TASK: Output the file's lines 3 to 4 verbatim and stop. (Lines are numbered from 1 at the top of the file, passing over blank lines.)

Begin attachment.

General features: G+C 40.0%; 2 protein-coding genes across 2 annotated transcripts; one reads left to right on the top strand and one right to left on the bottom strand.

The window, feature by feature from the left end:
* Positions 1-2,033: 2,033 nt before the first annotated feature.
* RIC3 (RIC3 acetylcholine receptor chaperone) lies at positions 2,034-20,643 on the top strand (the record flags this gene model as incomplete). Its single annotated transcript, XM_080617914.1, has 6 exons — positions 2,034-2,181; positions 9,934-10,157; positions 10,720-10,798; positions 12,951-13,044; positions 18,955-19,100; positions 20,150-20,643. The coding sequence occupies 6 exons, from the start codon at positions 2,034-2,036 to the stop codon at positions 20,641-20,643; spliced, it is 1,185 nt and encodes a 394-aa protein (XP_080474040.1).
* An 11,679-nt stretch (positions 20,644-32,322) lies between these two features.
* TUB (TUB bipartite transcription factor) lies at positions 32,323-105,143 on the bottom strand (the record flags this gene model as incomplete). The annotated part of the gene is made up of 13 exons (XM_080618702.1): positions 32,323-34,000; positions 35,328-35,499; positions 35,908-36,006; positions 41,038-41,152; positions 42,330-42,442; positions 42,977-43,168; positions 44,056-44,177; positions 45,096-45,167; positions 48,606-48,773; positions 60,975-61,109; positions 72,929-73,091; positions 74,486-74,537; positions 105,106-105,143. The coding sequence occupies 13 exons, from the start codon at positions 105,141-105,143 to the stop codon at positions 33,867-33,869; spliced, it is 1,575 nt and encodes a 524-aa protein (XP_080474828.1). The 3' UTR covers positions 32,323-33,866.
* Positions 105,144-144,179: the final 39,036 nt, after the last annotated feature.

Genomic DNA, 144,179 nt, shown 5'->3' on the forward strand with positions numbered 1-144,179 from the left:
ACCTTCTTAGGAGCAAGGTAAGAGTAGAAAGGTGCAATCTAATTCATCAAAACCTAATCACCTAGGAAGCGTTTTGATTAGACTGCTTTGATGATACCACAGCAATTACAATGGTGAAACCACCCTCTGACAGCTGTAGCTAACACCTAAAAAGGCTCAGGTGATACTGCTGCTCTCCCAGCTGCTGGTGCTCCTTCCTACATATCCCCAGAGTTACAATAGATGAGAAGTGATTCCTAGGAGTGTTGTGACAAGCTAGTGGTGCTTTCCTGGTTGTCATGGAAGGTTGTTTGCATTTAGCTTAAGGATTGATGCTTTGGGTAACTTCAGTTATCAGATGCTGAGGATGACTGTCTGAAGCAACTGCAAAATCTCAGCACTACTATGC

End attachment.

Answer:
* Positions 1-2,033: 2,033 nt before the first annotated feature.
* RIC3 (RIC3 acetylcholine receptor chaperone) lies at positions 2,034-20,643 on the top strand (the record flags this gene model as incomplete). Its single annotated transcript, XM_080617914.1, has 6 exons — positions 2,034-2,181; positions 9,934-10,157; positions 10,720-10,798; positions 12,951-13,044; positions 18,955-19,100; positions 20,150-20,643. The coding sequence occupies 6 exons, from the start codon at positions 2,034-2,036 to the stop codon at positions 20,641-20,643; spliced, it is 1,185 nt and encodes a 394-aa protein (XP_080474040.1).